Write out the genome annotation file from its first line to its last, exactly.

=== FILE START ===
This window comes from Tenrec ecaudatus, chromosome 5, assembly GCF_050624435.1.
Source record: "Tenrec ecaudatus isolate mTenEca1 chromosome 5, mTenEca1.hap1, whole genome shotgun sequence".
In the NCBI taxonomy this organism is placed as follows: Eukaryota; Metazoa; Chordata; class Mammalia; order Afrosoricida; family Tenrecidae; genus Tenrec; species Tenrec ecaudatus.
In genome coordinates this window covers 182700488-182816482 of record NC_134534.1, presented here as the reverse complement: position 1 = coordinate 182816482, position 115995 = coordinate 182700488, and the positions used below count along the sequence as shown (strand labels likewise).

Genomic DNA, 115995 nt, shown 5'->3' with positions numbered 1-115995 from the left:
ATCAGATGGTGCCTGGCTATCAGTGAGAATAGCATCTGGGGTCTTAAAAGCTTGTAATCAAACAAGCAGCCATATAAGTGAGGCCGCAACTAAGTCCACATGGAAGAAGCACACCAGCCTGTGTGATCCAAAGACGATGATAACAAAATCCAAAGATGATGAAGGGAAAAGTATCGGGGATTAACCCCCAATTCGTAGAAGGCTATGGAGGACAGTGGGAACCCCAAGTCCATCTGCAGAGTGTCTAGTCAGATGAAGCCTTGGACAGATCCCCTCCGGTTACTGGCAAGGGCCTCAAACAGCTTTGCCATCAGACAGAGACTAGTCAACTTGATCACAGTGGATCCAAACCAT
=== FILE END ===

This window comes from Tenrec ecaudatus, chromosome 5, assembly GCF_050624435.1.
Source record: "Tenrec ecaudatus isolate mTenEca1 chromosome 5, mTenEca1.hap1, whole genome shotgun sequence".
In the NCBI taxonomy this organism is placed as follows: Eukaryota; Metazoa; Chordata; class Mammalia; order Afrosoricida; family Tenrecidae; genus Tenrec; species Tenrec ecaudatus.
In genome coordinates this window covers 182700488-182816482 of record NC_134534.1, presented here as the reverse complement: position 1 = coordinate 182816482, position 115995 = coordinate 182700488, and the positions used below count along the sequence as shown (strand labels likewise).

Genomic DNA, 115995 nt, shown 5'->3' with positions numbered 1-115995 from the left:
ATCAGATGGTGCCTGGCTATCAGTGAGAATAGCATCTGGGGTCTTAAAAGCTTGTAATCAAACAAGCAGCCATATAAGTGAGGCCGCAACTAAGTCCACATGGAAGAAGCACACCAGCCTGTGTGATCCAAAGACGATGATAACAAAATCCAAAGATGATGAAGGGAAAAGTATCGGGGATTAACCCCCAATTCGTAGAAGGCTATGGAGGACAGTGGGAACCCCAAGTCCATCTGCAGAGTGTCTAGTCAGATGAAGCCTTGGACAGATCCCCTCCGGTTACTGGCAAGGGCCTCAAACAGCTTTGCCATCAGACAGAGACTAGTCAACTTGATCACAGTGGATCCAAACCAT